He went home and knew that the Black Rattlesnake was following. It was night when he arrived and very dark, but he found his wife waiting with his supper ready. He sat down and asked for a drink of water. She handed him a gourd full from the jar, but he said he wanted it fresh from the spring, so she took a bowl and went out of the door. The next moment he beard a cry, and going out he found that the Black Rattlesnake had bitten her and that she was already dying. He stayed with her until she was dead, when the Black Rattlesnake came out from the grass again and said his tribe was now satisfied.
He then taught the hunter a prayer song, and said, "When you meet any of us hereafter sing this song and we will not hurt you; but if by accident one of us should bite one of your people then sing this song over him and he will recover." And the Cherokee have kept the song to this day.
In Sacred Formulas, Mooney shares more on the subject, beginning with a Cherokee song used in the treatment of snake bite:
HIÂ´ I´NATÛ YUNISKÛ´LTSA ADANÛ´NWÂTĬ.
1. Dûnu´wa, dûnu´wa, dûnu´wa, dûnu´wa, dûnu´wa, dûnu´wa (song).
Sgĕ! Ha-Walâ´sĭ-gwû tsûnlû´ntani´ga.
2. Dayuha, dayuha, dayuha, dayuha dayuha (song).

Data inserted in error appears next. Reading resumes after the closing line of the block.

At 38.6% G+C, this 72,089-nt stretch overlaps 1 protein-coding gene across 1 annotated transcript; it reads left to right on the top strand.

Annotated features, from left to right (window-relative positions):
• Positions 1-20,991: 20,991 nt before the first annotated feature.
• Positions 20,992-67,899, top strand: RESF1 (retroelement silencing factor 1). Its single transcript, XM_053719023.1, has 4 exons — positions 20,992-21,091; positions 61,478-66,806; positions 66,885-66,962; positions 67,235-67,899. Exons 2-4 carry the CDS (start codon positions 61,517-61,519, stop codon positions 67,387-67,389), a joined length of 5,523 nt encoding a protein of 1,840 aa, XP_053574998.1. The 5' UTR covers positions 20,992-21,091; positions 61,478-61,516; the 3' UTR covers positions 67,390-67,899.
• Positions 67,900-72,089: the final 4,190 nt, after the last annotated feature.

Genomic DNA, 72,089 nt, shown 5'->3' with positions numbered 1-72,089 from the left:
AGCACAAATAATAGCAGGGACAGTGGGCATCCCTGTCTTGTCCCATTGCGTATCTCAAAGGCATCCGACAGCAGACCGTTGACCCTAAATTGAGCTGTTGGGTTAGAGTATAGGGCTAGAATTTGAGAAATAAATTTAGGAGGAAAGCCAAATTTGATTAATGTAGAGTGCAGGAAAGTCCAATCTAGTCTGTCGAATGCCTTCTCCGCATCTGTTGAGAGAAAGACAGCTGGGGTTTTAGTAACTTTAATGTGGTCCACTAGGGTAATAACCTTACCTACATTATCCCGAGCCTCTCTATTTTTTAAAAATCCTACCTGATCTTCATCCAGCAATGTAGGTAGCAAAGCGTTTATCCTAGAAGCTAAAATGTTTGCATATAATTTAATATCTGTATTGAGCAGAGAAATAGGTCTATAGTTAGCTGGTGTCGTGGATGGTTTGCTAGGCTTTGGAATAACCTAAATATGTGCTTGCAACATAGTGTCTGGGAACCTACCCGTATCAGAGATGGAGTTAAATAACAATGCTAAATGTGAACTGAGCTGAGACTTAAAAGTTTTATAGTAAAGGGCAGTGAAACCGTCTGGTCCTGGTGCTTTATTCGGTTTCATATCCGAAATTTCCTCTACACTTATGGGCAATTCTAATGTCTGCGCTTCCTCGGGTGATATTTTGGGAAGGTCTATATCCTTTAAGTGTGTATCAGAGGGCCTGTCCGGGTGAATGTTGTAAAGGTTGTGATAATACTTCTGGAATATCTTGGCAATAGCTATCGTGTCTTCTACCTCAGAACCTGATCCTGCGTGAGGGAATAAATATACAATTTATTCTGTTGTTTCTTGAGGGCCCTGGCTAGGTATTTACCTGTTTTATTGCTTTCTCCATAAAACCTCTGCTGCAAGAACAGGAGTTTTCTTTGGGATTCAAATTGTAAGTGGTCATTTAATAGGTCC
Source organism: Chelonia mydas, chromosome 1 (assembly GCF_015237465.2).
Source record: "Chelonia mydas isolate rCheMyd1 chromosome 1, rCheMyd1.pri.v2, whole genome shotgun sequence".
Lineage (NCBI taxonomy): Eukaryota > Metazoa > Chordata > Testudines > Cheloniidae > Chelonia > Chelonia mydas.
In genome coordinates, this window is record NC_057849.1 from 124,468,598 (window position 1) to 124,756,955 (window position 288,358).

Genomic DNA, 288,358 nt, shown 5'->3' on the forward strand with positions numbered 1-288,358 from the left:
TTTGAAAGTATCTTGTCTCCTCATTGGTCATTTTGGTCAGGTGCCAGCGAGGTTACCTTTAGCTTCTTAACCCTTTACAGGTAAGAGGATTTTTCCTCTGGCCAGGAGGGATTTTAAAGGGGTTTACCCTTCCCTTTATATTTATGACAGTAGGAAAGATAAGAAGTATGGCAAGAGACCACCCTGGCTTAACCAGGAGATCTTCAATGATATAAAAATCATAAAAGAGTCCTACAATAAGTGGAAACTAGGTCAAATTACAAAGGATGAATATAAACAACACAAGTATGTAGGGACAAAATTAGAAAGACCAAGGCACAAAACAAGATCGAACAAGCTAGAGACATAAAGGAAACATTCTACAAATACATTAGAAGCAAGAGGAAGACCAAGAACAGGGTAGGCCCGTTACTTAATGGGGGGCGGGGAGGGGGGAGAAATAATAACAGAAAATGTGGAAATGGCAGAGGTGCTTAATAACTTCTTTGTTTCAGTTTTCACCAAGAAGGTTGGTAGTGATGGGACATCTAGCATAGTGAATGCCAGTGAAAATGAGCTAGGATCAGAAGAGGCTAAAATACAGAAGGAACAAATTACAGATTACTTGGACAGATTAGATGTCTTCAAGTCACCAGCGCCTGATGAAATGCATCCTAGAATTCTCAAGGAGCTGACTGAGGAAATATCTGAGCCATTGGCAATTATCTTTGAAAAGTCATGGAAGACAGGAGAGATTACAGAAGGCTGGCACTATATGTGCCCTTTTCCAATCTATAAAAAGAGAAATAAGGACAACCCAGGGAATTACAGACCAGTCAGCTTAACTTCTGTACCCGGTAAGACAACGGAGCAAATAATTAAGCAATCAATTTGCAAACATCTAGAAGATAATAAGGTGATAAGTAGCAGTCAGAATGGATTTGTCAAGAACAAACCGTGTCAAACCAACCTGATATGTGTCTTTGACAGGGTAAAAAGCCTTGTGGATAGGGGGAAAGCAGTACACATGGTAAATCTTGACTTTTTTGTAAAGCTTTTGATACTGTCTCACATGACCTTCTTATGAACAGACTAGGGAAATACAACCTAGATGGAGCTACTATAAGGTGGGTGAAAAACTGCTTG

Sgĕ! Ha-Usugĭ-gwû tsûn-lûn´-tani´ga.
(Degâ´sisisgû´nĭ).—Kanâgi´ta nâyâ´ga hiă´ dilentisg´ûnĭ. Tă´lĭ igû´nkw’ta‘tĭ, ûlĕ´ talinĕ´ tsutanû´nna nasgwû´ tâ´lĭ igû´nkw’ta‘tĭ´. Tsâ´la aganû´nlieskâĭ´ tsâ´la yikani´gûngû´âĭ´ watsi´la-gwû ganûnli´yĕtĭ uniskûl‘tsû´nĭ. Nû´‘kĭ nagade´stisgâĭ´ aganûnli´esgûnĭ. Akskû´nĭ gadest´a‘tĭ, nûû‘kĭ nagade´ sta hûntsatasgâ´ĭ. Hiă-‘nû´ i´natû akti´sĭ udestâ´ĭ yigû´n‘ka, naski-‘nû´ tsagadû´lăgisgâ´ĭ iyu´stĭ gatgû´nĭ.
THIS IS TO TREAT THEM IF THEY ARE BITTEN BY A SNAKE.
1. Dûnu´wa, dûnu´wa, dûnu´wa, dûnu´wa, dûnu´wa, dûnu´wa.
Listen! Ha! It is only a common frog which has passed by and put it (the intruder) into you.
2. Dayuha, dayuha, dayuha, dayuha, dayuha.
Listen! Ha! It is only an Usu´‘gĭ which has passed by and put it into you.
(Prescription.)—Now this at the beginning is a song. One should say it twice and also say the second line twice. Rub tobacco (juice) on the bite for some time, or if there be no tobacco just rub on saliva once. In rubbing it on, one must go around four times. Go around toward the left and blow four times in a circle. This is because in lying down the snake always coils to the right and this is just the same (lit. “means like”) as uncoiling it.